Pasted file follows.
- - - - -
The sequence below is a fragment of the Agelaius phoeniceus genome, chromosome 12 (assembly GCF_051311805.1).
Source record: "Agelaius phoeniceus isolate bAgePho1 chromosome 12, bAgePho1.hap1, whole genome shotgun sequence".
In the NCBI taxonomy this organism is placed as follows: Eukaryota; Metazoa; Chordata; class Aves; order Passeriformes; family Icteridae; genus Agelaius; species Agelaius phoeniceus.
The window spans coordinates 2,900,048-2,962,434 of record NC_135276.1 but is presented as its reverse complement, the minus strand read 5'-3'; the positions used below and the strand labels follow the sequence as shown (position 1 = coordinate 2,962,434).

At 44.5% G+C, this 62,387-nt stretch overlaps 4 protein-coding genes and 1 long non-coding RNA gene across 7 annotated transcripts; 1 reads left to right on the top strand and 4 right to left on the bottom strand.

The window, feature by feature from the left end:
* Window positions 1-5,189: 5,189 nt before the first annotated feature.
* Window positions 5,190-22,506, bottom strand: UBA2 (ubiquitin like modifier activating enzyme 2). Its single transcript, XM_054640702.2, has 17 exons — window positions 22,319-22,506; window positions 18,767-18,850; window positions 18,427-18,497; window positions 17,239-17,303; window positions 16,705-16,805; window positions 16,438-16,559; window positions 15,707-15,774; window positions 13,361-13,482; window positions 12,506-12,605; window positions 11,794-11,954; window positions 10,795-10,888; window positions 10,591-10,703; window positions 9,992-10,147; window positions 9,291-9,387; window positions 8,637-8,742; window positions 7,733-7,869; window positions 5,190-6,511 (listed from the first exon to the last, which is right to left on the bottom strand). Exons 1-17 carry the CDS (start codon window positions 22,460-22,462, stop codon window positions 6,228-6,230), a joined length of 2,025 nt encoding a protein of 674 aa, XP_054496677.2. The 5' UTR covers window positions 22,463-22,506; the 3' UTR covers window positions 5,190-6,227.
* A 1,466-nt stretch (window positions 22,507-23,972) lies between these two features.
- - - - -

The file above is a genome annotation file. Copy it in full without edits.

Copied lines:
The sequence below is a fragment of the Agelaius phoeniceus genome, chromosome 12 (assembly GCF_051311805.1).
Source record: "Agelaius phoeniceus isolate bAgePho1 chromosome 12, bAgePho1.hap1, whole genome shotgun sequence".
In the NCBI taxonomy this organism is placed as follows: Eukaryota; Metazoa; Chordata; class Aves; order Passeriformes; family Icteridae; genus Agelaius; species Agelaius phoeniceus.
The window spans coordinates 2,900,048-2,962,434 of record NC_135276.1 but is presented as its reverse complement, the minus strand read 5'-3'; the positions used below and the strand labels follow the sequence as shown (position 1 = coordinate 2,962,434).

At 44.5% G+C, this 62,387-nt stretch overlaps 4 protein-coding genes and 1 long non-coding RNA gene across 7 annotated transcripts; 1 reads left to right on the top strand and 4 right to left on the bottom strand.

The window, feature by feature from the left end:
* Window positions 1-5,189: 5,189 nt before the first annotated feature.
* Window positions 5,190-22,506, bottom strand: UBA2 (ubiquitin like modifier activating enzyme 2). Its single transcript, XM_054640702.2, has 17 exons — window positions 22,319-22,506; window positions 18,767-18,850; window positions 18,427-18,497; window positions 17,239-17,303; window positions 16,705-16,805; window positions 16,438-16,559; window positions 15,707-15,774; window positions 13,361-13,482; window positions 12,506-12,605; window positions 11,794-11,954; window positions 10,795-10,888; window positions 10,591-10,703; window positions 9,992-10,147; window positions 9,291-9,387; window positions 8,637-8,742; window positions 7,733-7,869; window positions 5,190-6,511 (listed from the first exon to the last, which is right to left on the bottom strand). Exons 1-17 carry the CDS (start codon window positions 22,460-22,462, stop codon window positions 6,228-6,230), a joined length of 2,025 nt encoding a protein of 674 aa, XP_054496677.2. The 5' UTR covers window positions 22,463-22,506; the 3' UTR covers window positions 5,190-6,227.
* A 1,466-nt stretch (window positions 22,507-23,972) lies between these two features.